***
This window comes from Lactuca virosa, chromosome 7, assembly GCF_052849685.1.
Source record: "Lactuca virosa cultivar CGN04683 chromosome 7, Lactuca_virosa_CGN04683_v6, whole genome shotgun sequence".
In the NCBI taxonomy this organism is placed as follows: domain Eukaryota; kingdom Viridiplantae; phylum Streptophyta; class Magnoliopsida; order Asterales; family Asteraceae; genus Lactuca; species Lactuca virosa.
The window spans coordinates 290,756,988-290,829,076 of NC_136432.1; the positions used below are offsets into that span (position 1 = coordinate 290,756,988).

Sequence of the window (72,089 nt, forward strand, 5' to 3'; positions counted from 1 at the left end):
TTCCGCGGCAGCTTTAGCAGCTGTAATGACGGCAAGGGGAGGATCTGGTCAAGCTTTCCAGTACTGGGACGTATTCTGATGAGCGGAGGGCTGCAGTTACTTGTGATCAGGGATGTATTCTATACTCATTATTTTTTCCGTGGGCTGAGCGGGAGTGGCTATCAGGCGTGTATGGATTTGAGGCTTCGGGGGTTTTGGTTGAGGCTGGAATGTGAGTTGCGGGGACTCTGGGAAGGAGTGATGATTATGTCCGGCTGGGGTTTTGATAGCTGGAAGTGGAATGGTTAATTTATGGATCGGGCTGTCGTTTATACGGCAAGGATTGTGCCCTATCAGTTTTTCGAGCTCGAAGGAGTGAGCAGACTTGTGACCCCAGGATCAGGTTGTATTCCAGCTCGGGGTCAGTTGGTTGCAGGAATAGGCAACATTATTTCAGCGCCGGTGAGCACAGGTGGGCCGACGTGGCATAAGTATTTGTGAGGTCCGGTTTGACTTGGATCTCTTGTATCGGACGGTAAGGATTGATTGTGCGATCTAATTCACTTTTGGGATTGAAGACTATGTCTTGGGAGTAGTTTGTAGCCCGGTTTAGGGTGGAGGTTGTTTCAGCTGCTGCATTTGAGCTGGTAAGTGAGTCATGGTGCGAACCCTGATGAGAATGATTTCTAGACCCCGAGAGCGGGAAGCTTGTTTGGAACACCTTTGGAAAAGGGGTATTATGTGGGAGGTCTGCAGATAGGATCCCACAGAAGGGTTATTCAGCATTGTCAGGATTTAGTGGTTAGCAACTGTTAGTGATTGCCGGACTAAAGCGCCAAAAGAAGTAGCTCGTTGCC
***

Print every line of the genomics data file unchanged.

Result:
This window comes from Lactuca virosa, chromosome 7, assembly GCF_052849685.1.
Source record: "Lactuca virosa cultivar CGN04683 chromosome 7, Lactuca_virosa_CGN04683_v6, whole genome shotgun sequence".
In the NCBI taxonomy this organism is placed as follows: domain Eukaryota; kingdom Viridiplantae; phylum Streptophyta; class Magnoliopsida; order Asterales; family Asteraceae; genus Lactuca; species Lactuca virosa.
The window spans coordinates 290,756,988-290,829,076 of NC_136432.1; the positions used below are offsets into that span (position 1 = coordinate 290,756,988).

Sequence of the window (72,089 nt, forward strand, 5' to 3'; positions counted from 1 at the left end):
TTCCGCGGCAGCTTTAGCAGCTGTAATGACGGCAAGGGGAGGATCTGGTCAAGCTTTCCAGTACTGGGACGTATTCTGATGAGCGGAGGGCTGCAGTTACTTGTGATCAGGGATGTATTCTATACTCATTATTTTTTCCGTGGGCTGAGCGGGAGTGGCTATCAGGCGTGTATGGATTTGAGGCTTCGGGGGTTTTGGTTGAGGCTGGAATGTGAGTTGCGGGGACTCTGGGAAGGAGTGATGATTATGTCCGGCTGGGGTTTTGATAGCTGGAAGTGGAATGGTTAATTTATGGATCGGGCTGTCGTTTATACGGCAAGGATTGTGCCCTATCAGTTTTTCGAGCTCGAAGGAGTGAGCAGACTTGTGACCCCAGGATCAGGTTGTATTCCAGCTCGGGGTCAGTTGGTTGCAGGAATAGGCAACATTATTTCAGCGCCGGTGAGCACAGGTGGGCCGACGTGGCATAAGTATTTGTGAGGTCCGGTTTGACTTGGATCTCTTGTATCGGACGGTAAGGATTGATTGTGCGATCTAATTCACTTTTGGGATTGAAGACTATGTCTTGGGAGTAGTTTGTAGCCCGGTTTAGGGTGGAGGTTGTTTCAGCTGCTGCATTTGAGCTGGTAAGTGAGTCATGGTGCGAACCCTGATGAGAATGATTTCTAGACCCCGAGAGCGGGAAGCTTGTTTGGAACACCTTTGGAAAAGGGGTATTATGTGGGAGGTCTGCAGATAGGATCCCACAGAAGGGTTATTCAGCATTGTCAGGATTTAGTGGTTAGCAACTGTTAGTGATTGCCGGACTAAAGCGCCAAAAGAAGTAGCTCGTTGCC